The 2022 Lizard Island Critical Research Grant has been awarded to Prof. Andrew Baird of the ARC Centre of Excellence for Coral Reef Studies at James Cook University and colleagues from the Museum of Tropical Queensland and University of Hawai’i at Manoa. The project, Taxonomy of the reef-building corals of Lizard Island, is timely and of fundamental importance to coral reef ecology.

Coral taxonomy is currently based largely on morphology (form, shape) but it is becoming clear that there is much more diversity among corals than is revealed by their appearance. This matters because different species interact with the environment in different ways. Knowing the number and identity of species is central to understanding ecologies and to managing and conserving natural resources.

How many coral species? We thought we could tell by external appearance but molecular analysis suggests that we’ve been missing a lot. Photo: Lyle Vail.


The grant team already has a global project – Project Phoenix – underway to resolve this problem in reef-building corals. They are sampling corals from around the world, mostly opportunistically, for molecular analysis that is conducted as funding allows. This provides a much deeper insight into genetic and species diversity than the outward appearance of corals.

They are finding that some well-known coral ‘species’ currently considered to be widespread in the Indian and Pacific Oceans are in fact several distinct species that look alike and have much more restricted distributions. Even within a small area, some ‘species’ contain different genetic lineages that each merit species status. It then becomes a taxonomic task to determine which of the newly-determined species bears the existing name that is currently applied to the group, and whether any pre-existing names that are currently considered synonyms apply to other newly-determined species. Only once these chores have been done, can any remaining newly-determined species be provided with a new name. This process is tightly regulated under international rules for zoological nomenclature.

Andrew Baird with coral skeletons collected for Project Phoenix. Photo: Matt Curnow.

Importantly, the team is tying molecular sequences to newly-collected specimens from the type localities of previously-named species. Nomenclature rules require designation of a ‘type’ specimen on which a species name is based and which, ideally, is housed in a museum collection forever. The location where the type specimen was found becomes the type locality for that species. All other specimens given that name, no matter where they are found, should be the same species as the type specimen. Many coral species were named centuries ago and it can require taxonomic detective work to find their type specimens or, in their absence, the specimens on which the original description was based and which can be assigned as types. And even where type material is available, it is usually impossible to recover molecular data from it. However, the type locality is usually known and corals there can be re-sampled for molecular analysis and that can help determine solutions to knotty taxonomies.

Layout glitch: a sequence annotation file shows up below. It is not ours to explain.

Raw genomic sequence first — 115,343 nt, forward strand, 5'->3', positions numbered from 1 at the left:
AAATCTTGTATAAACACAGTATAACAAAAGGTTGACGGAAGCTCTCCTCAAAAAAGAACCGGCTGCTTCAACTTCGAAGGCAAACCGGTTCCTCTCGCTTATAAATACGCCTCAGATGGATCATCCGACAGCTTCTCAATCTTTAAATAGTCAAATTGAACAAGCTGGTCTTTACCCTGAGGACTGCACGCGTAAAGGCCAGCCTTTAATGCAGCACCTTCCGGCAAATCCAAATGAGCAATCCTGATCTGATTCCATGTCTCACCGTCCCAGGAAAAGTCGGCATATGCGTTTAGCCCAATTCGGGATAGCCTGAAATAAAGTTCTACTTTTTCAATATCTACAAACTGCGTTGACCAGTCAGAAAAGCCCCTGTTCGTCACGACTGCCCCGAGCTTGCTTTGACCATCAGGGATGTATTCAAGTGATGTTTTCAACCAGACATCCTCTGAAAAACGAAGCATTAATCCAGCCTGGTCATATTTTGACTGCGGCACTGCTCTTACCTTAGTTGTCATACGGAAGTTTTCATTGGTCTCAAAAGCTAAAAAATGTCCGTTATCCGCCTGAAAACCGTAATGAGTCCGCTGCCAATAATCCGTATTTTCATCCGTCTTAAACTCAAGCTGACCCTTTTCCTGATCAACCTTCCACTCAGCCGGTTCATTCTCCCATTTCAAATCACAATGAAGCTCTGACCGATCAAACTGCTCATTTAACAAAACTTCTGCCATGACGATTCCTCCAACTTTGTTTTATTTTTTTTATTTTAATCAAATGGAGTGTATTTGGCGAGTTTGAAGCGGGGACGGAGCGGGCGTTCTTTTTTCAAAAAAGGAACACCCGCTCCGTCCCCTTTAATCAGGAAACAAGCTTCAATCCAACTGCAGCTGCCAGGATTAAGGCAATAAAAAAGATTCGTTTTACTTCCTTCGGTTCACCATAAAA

These two co-occurring corals on the Great Barrier Reef would both be called Acropora hyacinthus by most observers. In fact, recent research combing molecular analyses and revisiting the type material suggest the one on the left is Acropora pectinata (Brook 1892) and the one on the right is an undescribed species of Acropora. Photo provided by Andrew Baird.

The team will use the grant to sample as many coral species as possible from the Lizard Island area and send them to an overseas lab for molecular analysis. In the short term, this work will show which ‘species’ in the area are in fact multiple species. That will inform other research in this heavily studied area and improve outcomes. In the longer term, the Lizard Island material will form an important part of a worldwide revision of the taxonomy of reef-building corals. The number of coral species is likely to increase by a substantial proportion as a result. It is important to do this now, while much of the coral diversity remains intact in this area but has an increasingly poor outlook for the future due to climate change and other human-induced stressors.

This Critical Research Grant is supported by generous donations from Ian and Min Darling, and Sally White.

By Anne Hoggett | LIRS Director